Haliburton Highlands, Ontario is one of the principal ‘cottage country’ destinations for urbanites of the Greater Toronto Area and other major Ontario centers. Cottages encircle the shores of Haliburton regions’ many lakes while more cottages nestle among the woodlands and hillsides.
The weather information above is from the nearest weather station I could find to Haliburton.
Many resorts, large and small, also make Haliburton their home. Here are some to try:
Haliburton was founded in 1800's by a London (UK) society for settling willing emigrants in the New World.
Considering how cold the final decades of that century 1800s were, it’s a wonder any of the settlers survived or stayed.
But stay they did and created the area as it is today, a pleasant wooded landscape dotted with small farms, hamlets and towns.
Haliburton Highlands weather is what you’d expect from a holiday spot in north-east North America, hot and sunny in summer and cold and sunny in winter -- ideal for summer water sports and winter snow sports.
In the spring and fall, as the hot and cold airs above fight it out, the weather is best defined as mixed, with bright hot sun one moment and wintry showers the next. This rainbow brightened one of the wintry showers during our stay.
It also made us wonder what sort of images they were getting on that satellite TV dish:-)
In the old days, up to the 1950’s anyhow, the main road to Haliburton for most folks was the railroad. Unlike the Muskokas, water transport wasn’t a big feature of your Haliburton Highlands vacation because there aren’t so many big lakes, though there are plenty of small ones nestled among the hills for summer water sports. With the growing number of cars from the Sixties on, roads have been opened up to the region and the railroad is gone, leaving this engine as a reminder of those days when travel was a more communal affair, where friendships made on the trip alone could blossom into a lifetime’s pleasure.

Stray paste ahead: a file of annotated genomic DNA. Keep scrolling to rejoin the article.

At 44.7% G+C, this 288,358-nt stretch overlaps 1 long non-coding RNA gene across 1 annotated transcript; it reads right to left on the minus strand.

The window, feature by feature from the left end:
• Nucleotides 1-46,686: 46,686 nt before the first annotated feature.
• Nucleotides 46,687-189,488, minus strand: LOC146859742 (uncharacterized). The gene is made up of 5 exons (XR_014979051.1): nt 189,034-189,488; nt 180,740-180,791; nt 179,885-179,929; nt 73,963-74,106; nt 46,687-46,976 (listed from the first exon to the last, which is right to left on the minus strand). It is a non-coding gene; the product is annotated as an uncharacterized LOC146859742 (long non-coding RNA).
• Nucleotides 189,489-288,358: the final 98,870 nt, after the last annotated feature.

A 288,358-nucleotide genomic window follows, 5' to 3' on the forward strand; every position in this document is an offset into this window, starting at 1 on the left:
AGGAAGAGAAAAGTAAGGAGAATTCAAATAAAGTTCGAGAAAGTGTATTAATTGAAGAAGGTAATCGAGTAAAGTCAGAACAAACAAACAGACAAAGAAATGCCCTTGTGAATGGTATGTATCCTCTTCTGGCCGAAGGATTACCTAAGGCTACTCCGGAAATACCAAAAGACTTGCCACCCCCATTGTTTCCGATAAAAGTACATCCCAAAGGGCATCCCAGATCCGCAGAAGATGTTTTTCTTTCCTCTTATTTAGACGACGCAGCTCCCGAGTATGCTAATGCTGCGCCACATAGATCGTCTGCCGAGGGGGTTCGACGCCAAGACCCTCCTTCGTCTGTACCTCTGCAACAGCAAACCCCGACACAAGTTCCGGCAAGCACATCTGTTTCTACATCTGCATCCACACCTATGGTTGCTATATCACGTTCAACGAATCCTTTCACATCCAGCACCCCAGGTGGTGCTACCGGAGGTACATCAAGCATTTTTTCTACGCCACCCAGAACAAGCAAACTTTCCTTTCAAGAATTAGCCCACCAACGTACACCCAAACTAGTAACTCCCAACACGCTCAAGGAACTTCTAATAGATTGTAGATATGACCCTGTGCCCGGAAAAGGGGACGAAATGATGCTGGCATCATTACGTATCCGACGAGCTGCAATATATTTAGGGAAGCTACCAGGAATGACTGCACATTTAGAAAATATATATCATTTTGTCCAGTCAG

Another ‘blast from the past’, this CF-100, also welcomes visitors to Haliburton. The CF-100 was made by Avro at its Toronto works and formed the backbone of Canada’s air force fighter fleet from 1953 to 1962, when it was to have been replaced by the Avro Arrow. That story has its own books and sites. The CF-100 continued flying for the RCAF up to 1981, in non-military capacities.
You can see another CF-100, this time indoors and restored to almost as-new condition at our Canadian Warplane Heritage Museum page.
Haliburton is also home to Sir Sandford Fleming College. Fleming was the man who, back in the early Twentieth Century, championed the cause of time zones for the world so we could manage long distance transport more effectively. He was thinking about ships and trains, rather than planes but his concept is fundamental to our modern ability to jet around the globe, for which this modern traveler will be forever grateful. The college has an art school and they have provided a woodland walking tour of outdoor sculptures in the 'College Artpark', like this one, for visitors to enjoy.
The artpark is on a cross-country ski trail for winter visitors and Haliburton Highlands has a number of other winter related activities, Sir Sam's downhill ski resort is here and there are many snowmobile trails passing through the area. Haliburton also hosts an annual dog-sled race as part of the Ontario circuit.
The sculptures are fun to meet in the woods. These Gray Wolves would be less so but fortunately their part is fenced off from the rest of us.
Our Wolf Centre page provides more about the Haliburton Forest Wolf Centre at Kennisis Lake.
The wolves gather daily around noon for feeding and, unknowingly because the visitors are behind one-way glass, visitor photos. The rest of the time they’re out in the wilderness centre’s extensive forest, hunting for their other meals.
And for a hotel in Ontario or anywhere else:
Tours To Explore
Dvd To Explore